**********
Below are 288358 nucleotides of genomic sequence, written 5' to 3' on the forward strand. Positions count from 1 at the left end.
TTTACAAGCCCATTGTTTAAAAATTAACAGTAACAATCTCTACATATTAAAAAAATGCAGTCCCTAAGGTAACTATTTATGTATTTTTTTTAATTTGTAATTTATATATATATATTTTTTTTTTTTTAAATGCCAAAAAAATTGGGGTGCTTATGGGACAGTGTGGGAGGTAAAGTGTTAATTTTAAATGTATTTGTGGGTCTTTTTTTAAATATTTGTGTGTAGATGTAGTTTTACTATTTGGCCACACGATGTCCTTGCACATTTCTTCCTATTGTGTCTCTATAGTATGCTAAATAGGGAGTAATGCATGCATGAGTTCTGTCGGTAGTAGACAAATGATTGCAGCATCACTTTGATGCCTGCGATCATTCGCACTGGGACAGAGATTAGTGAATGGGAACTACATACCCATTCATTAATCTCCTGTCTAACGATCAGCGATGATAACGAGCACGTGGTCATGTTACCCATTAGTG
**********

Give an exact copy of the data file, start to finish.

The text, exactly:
Below are 288358 nucleotides of genomic sequence, written 5' to 3' on the forward strand. Positions count from 1 at the left end.
TTTACAAGCCCATTGTTTAAAAATTAACAGTAACAATCTCTACATATTAAAAAAATGCAGTCCCTAAGGTAACTATTTATGTATTTTTTTTAATTTGTAATTTATATATATATATTTTTTTTTTTTTAAATGCCAAAAAAATTGGGGTGCTTATGGGACAGTGTGGGAGGTAAAGTGTTAATTTTAAATGTATTTGTGGGTCTTTTTTTAAATATTTGTGTGTAGATGTAGTTTTACTATTTGGCCACACGATGTCCTTGCACATTTCTTCCTATTGTGTCTCTATAGTATGCTAAATAGGGAGTAATGCATGCATGAGTTCTGTCGGTAGTAGACAAATGATTGCAGCATCACTTTGATGCCTGCGATCATTCGCACTGGGACAGAGATTAGTGAATGGGAACTACATACCCATTCATTAATCTCCTGTCTAACGATCAGCGATGATAACGAGCACGTGGTCATGTTACCCATTAGTG